In 1643 Roger Otway appears to have been a Royalist, but in Sept. 1644 a warrant was made out by the parliamentary General, Briggs, for the protection of his person, showing he had, since that date, declared for Parliament. 'These are to charge and command all captains, officers and soldiers under my command not to molest, trouble, or injure Mr. Roger Otway of Ingmire in his proper person, family, goods, houses, or estate. Given under my hand, the thirteenth day of September, 1644 - Edward Briggs.'

There is also a letter written about this time, which seems to have been addressed to some body of the Roundheads, and signed Richard Shuttleworth, exculpating Roger Otway from all suspicion of taking part against Parliament. The Battle of Marston Moor had been fought in Yorkshire in July 1644 and the result had probably decided many waverers in favour of the Parliament -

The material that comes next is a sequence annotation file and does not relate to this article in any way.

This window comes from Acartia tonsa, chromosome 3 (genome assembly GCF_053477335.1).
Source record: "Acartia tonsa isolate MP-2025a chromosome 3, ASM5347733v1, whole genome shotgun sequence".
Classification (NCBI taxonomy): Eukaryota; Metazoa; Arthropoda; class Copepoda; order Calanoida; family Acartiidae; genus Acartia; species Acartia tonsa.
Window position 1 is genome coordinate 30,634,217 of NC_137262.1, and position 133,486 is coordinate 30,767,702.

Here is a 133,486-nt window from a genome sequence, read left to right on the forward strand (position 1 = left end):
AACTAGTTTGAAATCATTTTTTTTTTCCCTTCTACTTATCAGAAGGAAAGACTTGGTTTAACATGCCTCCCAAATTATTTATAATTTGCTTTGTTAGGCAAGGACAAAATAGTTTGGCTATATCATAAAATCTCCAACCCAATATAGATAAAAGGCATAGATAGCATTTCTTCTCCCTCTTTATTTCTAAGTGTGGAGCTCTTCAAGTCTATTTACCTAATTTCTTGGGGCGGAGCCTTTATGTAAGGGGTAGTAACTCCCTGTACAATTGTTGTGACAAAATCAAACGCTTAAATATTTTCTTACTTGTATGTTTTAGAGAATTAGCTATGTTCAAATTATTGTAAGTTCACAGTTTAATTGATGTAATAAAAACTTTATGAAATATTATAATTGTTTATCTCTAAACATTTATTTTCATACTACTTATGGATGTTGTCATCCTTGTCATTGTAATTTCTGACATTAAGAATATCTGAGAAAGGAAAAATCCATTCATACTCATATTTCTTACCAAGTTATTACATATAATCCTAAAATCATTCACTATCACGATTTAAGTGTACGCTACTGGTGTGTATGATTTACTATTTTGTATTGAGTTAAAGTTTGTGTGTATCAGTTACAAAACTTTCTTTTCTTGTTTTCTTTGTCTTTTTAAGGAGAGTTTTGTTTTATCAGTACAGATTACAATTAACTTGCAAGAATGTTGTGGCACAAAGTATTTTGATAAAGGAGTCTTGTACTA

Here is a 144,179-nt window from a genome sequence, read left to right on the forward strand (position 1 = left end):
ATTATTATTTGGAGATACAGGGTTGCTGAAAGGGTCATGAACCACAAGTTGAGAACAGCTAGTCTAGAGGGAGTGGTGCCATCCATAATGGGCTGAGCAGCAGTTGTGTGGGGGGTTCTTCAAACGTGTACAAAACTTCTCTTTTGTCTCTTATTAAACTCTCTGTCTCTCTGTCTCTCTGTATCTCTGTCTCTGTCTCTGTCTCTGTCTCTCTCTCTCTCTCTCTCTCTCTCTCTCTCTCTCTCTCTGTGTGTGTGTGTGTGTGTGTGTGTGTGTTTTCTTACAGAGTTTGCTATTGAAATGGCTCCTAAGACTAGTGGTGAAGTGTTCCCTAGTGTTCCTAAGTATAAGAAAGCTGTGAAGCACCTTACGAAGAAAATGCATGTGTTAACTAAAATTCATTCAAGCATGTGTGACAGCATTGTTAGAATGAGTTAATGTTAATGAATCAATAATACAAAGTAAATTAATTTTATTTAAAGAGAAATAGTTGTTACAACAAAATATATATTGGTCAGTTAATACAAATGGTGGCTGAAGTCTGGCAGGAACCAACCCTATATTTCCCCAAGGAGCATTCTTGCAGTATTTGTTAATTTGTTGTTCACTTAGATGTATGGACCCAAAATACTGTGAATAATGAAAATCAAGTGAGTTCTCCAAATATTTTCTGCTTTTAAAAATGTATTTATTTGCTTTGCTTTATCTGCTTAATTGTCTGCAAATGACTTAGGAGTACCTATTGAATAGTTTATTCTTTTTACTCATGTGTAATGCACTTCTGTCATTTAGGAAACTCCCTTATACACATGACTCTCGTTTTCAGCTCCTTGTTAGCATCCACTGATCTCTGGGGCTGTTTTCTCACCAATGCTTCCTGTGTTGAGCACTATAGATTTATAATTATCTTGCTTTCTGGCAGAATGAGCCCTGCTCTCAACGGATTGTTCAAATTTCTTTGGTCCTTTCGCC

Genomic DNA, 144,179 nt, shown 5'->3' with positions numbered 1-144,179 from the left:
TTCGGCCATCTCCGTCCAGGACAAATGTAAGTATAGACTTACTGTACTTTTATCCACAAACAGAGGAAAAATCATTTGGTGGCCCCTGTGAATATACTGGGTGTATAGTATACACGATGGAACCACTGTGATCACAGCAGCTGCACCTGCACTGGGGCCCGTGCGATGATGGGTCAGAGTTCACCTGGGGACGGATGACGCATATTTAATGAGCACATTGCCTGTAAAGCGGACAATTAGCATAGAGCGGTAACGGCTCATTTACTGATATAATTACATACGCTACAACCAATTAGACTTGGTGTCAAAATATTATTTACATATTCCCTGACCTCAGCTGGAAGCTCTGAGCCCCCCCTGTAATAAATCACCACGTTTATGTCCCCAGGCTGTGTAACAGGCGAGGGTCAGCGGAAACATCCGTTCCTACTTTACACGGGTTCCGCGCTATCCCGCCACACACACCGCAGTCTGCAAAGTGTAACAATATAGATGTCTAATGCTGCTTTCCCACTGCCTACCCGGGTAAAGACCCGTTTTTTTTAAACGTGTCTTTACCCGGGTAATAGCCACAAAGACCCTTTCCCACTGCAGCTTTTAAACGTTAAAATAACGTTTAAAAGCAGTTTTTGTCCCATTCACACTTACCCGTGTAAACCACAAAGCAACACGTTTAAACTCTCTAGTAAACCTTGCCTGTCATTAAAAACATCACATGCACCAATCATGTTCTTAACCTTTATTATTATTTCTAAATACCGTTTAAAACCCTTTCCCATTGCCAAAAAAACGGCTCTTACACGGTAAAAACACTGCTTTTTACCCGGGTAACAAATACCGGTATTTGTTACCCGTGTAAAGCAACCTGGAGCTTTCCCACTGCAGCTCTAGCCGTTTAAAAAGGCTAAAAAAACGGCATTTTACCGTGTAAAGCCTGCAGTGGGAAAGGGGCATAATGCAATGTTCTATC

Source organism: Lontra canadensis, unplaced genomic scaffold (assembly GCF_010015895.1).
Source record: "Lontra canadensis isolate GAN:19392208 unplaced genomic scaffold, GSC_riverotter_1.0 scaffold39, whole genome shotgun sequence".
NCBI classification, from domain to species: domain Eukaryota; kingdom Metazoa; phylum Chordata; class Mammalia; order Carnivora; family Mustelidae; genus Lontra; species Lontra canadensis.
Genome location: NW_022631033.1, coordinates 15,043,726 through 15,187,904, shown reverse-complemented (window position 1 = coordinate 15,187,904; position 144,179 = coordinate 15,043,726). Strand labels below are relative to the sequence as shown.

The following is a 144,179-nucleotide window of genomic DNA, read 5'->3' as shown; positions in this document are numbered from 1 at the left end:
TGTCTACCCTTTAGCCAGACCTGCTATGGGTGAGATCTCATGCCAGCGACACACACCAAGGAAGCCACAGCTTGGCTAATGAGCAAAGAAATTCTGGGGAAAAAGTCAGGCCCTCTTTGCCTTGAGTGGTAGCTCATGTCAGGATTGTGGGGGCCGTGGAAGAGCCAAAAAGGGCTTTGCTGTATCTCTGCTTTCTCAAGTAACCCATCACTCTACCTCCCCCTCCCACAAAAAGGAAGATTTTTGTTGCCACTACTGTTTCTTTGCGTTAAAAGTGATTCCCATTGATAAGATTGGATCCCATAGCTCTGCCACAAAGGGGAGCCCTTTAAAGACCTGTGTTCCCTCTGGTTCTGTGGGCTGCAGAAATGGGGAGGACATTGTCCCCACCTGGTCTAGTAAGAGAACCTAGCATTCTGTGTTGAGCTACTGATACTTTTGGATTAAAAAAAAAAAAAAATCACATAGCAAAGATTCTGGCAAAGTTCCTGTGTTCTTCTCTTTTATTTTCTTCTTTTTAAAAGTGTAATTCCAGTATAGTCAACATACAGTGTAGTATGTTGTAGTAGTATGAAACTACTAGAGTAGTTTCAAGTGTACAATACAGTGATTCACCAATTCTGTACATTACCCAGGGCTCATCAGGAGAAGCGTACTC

'Gentlemen, Whereby I am let understand that Mr. Roger Otway, of Ingmire, my ancient acquaintance, at or about ye beginning of ye yeare 1643, did, at Sedbergh, utter some words, expressing his judgment and affection then to be for the King and against the Parliament, in this present cause and war, yet did not any act, at the same time or since, against the Parliament, and afterwards taking special notice of the proceedings of the Parliamnent and finding their cause both legal and just, he, about Michelmas following, became absolutely convinced in his former judgement and was then, and hath been ever since, in his opinion and affection for the Parliament; and therefore, in, or about Dec: in the same year, 1643, Col. Lambert coming to Ingleton; and thither, then calling the trained bands of Sedbergh and Dent, to appear before him for King and Parliament, ye said Mr. Otway thought it necessary for him to appear there before the said Colonel to confess his former error, and to submit himself unto him in the Parliament behalf, which he voluntarily and cheerfully then did, although he was, at that time, confined for a space for the said former words; and ever since that time he hath firmly continued, both in his judgment and affection, and action in finding arms, men and money for the Parliament. And more fully to demonstrate his then good affection to the Parliament did shortly after advance £100 to the said Col. Lambert and the commissioners then at Thornton Hall, for, and to the use of the Parliament, for which he hath this acquittance. How so it is, as I am informed that some have given information against him to the honorable Board, touching the said words he did speak in the beginning of the said year, 1643 and his estate there upon inventoried, and so he to come to his trial for sequestration. Now his convincement and conversion coming so shortly after as above, and so seasonably as before declaration of mercy, which came forth in Jan. following, and was in force for any that came in before 1st March after, I leave the premise to your grave and gracious consideration and humbly present him to be the object of your loving and lawful favour, and in that behalf myself to be your affectionate servant, Ric. Shuttleworth.'